Dec 11, 2013
Now You See Him, Now You Don’t
Posted on Jul 29, 2013
By Tom Engelhardt, TomDispatch
He’s only appeared in public once since his “disappearance”—at a press conference at that airport with human rights activists from Amnesty International and Human Rights Watch. The U.S. government promptly deplored and denounced the event as something Moscow “facilitated” or “orchestrated,” a “propaganda platform,” and a State Department spokesperson even suggested that Snowden, not yet convicted of anything, shouldn’t have the right to express himself in Moscow or anywhere else.
The truth is: when it comes to Snowden, official Washington can’t shut up. Congressional figures have denounced him as a “traitor” or a “defector.” The world has repeatedly been lectured from the bully pulpit in our national capital on how necessary his return and trial is to freedom, justice, and global peace. Snowden, it seems, represents the opposite of a magician’s trick. He can’t disappear even when he wants to. Washington won’t let him, not now, not—as officials have made clear—ever. It’s a matter of morality that he faces the law and pays the (already preordained) price for his “crime.” This, in today’s Washington, is what passes for a self-evident truth.
The Lady Vanishes
It’s no less a self-evident truth in Washington that Robert Seldon Lady must be protected from the long (Italian) arm of the law, that he is a patriot who did his duty, that it is the job of the U.S. government to keep him safe and never allow him to be prosecuted, just as it is the job of that government to protect, not prosecute, CIA torturers who took part in George W. Bush’s Global War on Terror.
Don’t make the mistake, however, of comparing Washington’s positions on Snowden and Lady and labeling the Obama administration’s words and actions “hypocrisy.” There’s no hypocrisy involved. This is simply the living definition of what it means to exist in a one-superpower world for the first time in history. For Washington, the essential rule of thumb goes something like this: we do what we want; we get to say what we want about what we do; and U.N. ambassadorial nominee Samantha Powers then gets to lecture the world on human rights and oppression.
This version of how it all works is so much the norm in Washington that few there are likely to see any contradiction at all between the Obama administration’s approaches to Snowden and Lady, nor evidently does the Washington media. Its particular blind spots, when it comes to Washington’s actions, remain striking—as when the U.S. effectively downed the Bolivian president and his plane. Although it was an act of seemingly self-evident illegality, there was no serious reporting, no digging when it came to the behind-the-scenes acts of the U.S. government, which clearly pressured four or five European governments (one of which may have been Italy) to collude in the act. Nor, weeks later, has there been any follow-up by the Washington media. In other words, an act unique in recent history, which left European powers disgruntled and left much of Latin America up in arms, has disappeared without explanation, analysis, punditry, or editorial comment here. Undoubtedly, given the lack of substantial coverage, few Americans even know it happened.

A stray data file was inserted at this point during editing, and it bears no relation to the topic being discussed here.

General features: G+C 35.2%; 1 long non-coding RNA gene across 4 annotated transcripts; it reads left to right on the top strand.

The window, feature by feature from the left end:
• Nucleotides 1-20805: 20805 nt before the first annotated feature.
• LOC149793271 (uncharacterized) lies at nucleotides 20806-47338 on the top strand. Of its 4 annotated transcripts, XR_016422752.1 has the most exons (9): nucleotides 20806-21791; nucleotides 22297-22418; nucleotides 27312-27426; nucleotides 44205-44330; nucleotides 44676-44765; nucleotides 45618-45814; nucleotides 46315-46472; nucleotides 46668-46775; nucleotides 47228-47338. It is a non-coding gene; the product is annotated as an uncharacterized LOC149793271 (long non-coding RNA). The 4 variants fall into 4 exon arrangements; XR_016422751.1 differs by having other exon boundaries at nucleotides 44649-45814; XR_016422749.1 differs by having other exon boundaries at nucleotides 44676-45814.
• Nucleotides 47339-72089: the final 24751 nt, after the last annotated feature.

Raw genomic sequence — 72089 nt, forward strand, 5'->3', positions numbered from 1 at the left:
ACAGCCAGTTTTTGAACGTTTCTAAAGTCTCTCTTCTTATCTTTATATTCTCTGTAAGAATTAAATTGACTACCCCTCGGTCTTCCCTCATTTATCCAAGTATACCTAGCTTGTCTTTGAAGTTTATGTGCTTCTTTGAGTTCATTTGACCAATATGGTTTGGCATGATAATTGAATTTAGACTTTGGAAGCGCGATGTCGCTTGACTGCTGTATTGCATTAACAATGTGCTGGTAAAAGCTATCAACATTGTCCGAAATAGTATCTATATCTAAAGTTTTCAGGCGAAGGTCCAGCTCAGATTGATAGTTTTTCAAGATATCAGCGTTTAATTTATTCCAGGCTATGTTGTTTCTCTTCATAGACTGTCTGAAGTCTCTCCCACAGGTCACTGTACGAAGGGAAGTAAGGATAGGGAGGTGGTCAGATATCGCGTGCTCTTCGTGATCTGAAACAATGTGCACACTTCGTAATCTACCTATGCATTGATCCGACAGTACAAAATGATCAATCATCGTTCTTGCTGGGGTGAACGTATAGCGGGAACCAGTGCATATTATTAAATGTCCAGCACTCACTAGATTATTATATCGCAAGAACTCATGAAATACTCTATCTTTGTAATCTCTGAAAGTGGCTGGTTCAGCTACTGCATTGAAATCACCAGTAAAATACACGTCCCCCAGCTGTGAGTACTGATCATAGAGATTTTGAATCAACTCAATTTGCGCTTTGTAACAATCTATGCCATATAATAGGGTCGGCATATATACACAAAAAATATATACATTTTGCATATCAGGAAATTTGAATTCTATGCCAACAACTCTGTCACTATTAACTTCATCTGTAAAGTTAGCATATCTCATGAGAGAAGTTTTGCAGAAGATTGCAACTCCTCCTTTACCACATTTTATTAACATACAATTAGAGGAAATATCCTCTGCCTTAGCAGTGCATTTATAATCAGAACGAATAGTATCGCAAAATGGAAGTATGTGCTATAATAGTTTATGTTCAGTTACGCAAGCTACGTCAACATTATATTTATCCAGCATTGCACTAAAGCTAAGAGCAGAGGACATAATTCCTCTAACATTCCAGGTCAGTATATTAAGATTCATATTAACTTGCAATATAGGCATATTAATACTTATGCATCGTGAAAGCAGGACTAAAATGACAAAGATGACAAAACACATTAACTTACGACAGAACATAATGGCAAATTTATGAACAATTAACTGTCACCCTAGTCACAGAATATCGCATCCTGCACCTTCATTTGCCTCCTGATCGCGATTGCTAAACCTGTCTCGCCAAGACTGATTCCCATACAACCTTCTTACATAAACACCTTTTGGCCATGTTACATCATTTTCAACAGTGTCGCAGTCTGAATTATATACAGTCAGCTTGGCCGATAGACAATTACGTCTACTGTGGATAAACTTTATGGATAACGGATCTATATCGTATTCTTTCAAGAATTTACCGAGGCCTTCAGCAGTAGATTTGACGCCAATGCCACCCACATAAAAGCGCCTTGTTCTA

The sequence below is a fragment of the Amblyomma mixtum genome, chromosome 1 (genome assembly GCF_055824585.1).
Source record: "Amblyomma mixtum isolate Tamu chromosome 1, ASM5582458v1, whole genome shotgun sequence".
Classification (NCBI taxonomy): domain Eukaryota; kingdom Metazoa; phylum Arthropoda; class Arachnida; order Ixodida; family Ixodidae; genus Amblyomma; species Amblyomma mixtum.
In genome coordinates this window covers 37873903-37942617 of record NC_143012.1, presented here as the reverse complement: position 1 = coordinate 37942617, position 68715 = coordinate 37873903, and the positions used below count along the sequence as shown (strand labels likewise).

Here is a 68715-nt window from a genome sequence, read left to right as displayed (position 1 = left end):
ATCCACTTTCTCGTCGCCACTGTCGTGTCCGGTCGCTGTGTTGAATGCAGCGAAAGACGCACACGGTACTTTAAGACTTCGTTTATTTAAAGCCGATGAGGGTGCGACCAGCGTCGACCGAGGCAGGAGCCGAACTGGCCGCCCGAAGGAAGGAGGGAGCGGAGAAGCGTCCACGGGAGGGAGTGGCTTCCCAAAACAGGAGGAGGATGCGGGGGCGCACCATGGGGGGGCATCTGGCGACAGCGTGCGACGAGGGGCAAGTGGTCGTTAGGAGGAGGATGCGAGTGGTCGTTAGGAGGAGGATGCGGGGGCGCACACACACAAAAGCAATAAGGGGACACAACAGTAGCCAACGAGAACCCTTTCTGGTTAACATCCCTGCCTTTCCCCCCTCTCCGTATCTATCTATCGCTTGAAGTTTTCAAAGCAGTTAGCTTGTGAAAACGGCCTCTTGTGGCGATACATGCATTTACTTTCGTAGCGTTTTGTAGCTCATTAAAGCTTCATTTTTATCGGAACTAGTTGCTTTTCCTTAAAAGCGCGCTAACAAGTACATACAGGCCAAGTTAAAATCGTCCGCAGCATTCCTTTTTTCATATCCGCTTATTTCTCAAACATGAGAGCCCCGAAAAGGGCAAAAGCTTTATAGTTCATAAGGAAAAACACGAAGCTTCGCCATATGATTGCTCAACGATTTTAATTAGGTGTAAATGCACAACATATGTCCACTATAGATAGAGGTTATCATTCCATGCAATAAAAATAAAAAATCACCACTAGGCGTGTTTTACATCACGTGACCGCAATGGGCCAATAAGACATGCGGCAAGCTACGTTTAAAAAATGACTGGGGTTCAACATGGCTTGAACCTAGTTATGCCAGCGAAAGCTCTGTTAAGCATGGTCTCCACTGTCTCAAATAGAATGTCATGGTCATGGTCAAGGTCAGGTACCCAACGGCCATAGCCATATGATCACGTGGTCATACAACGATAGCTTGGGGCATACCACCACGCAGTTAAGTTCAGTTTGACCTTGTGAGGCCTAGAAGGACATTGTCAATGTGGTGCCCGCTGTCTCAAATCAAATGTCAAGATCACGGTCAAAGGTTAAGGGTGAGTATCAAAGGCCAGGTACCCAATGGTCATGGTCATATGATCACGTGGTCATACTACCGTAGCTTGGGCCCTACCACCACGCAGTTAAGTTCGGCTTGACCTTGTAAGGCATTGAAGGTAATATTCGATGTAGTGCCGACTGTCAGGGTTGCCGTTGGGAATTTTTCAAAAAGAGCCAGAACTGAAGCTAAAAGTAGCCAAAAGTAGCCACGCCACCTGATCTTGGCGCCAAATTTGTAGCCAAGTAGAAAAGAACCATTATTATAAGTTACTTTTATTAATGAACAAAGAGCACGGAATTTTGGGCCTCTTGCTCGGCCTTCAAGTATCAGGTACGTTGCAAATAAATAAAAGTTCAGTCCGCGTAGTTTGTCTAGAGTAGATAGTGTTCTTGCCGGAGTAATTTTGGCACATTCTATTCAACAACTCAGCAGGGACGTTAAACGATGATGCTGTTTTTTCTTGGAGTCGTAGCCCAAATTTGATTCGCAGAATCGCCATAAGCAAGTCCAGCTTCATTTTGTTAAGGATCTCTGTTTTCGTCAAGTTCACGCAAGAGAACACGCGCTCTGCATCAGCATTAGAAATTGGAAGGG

The lucky Mr. Lady’s story has followed a similar trajectory. Having vanished in mid-air, he has managed so far not to reappear anywhere in the U.S. press. What followed was no further news, editorial silence, and utter indifference to an act of protection that might otherwise have seemed to define illegality on an international level. There was no talk in the media, in Congress, or anywhere else about the U.S. handing over a convicted criminal to Italy, just about how the Russians must return a man Washington considers a criminal to justice.
This, then, is our world: a single megapower has, since September 2001, been in a financing and construction frenzy to create the first global surveillance state; its torturers run free; its kidnappers serve time at liberty in this country and are rescued if they venture abroad; and its whistleblowers—those who would let the rest of us know what “our” government is doing in our name—are pilloried. And so it goes.
All of it adds up to a way of life and the everyday tradecraft of a one-superpower world. Too bad Alfred Hitchcock isn’t around to remake some of his old classics. Imagine what a thriller The Lady Vanishes would be today.
Tom Engelhardt, co-founder of the American Empire Project and author of The United States of Fear as well as a history of the Cold War, The End of Victory Culture (just published in a Kindle edition), runs the Nation Institute’s TomDispatch.com. His latest book, co-authored with Nick Turse, is Terminator Planet: The First History of Drone Warfare, 2001-2050.
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Copyright 2013 Tom Engelhardt
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